For the first time ever, Central Ohio’s waste diversion rate reaches 50 percent. That means residents and businesses in the region are keeping half of the waste they generate out of the landfill through recycling and other waste diversion activities. That’s a significant achievement, especially considering the national diversion rate hovers around 35 percent.
The Solid Waste Authority of Central Ohio (SWACO) announced the new rate this week to coincide with America Recycles Day on Friday, November 15.
“We’re really proud of the people in Franklin County for recycling half of the waste they’re creating,” said Ty Marsh, executive director of SWACO, in a statement. “That’s a huge accomplishment, and our diversion rate continues to be one of the highest rates in the Midwest. Recycling has such a positive impact on both our environment and our economy, and it’s clearly something Central Ohioans value.”
Franklin County’s recycling rate has been increasing slowly but steadily the past few years, thanks in large part to SWACO’s educational outreach, program initiatives and support services. SWACO hopes to reach a 75 percent waste diversion rate by 2032.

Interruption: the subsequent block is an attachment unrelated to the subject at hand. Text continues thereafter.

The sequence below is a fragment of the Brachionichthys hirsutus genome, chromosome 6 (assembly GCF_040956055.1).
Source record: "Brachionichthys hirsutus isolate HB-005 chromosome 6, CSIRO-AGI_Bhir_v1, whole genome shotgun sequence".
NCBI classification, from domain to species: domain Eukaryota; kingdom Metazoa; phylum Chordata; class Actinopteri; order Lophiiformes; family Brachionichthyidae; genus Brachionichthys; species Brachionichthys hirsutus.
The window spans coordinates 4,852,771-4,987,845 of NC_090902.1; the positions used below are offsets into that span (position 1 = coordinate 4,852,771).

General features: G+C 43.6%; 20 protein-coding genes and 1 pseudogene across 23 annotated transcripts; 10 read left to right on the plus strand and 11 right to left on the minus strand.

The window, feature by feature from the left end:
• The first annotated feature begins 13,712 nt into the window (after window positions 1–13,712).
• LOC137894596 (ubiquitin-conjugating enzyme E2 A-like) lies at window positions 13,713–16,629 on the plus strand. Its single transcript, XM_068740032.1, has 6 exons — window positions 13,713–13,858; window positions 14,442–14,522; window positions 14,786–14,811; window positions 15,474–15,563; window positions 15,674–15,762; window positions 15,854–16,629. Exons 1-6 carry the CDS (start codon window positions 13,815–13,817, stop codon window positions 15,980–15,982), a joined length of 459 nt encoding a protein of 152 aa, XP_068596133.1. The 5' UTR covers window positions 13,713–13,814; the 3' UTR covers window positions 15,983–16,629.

In support of that goal, SWACO has been involved in several studies the past year to find out what’s in Central Ohio’s waste stream and what can be done to recycle more and landfill less. A recent audit of 18,000 Columbus households, for example, found that more than 70 percent of residents participate in recycling, but one in four are mistakenly putting items in their recycling containers that are not accepted in the curbside recycling program.
Another recently completed study, a waste characterization study, examined the garbage at the landfill to find out what people are throwing away and what could have been recycled. Four times throughout the last year, materials from waste hauling trucks were manually sorted and weighed to determine their types, including plastics, yard waste, food waste and cardboard. Initial results show people are throwing away more food than previously thought. In fact, food waste and cardboard were two of the highest categories of material being thrown away. In total, nearly 76 percent of all the material currently coming to the landfill has the potential to be recycled or composted.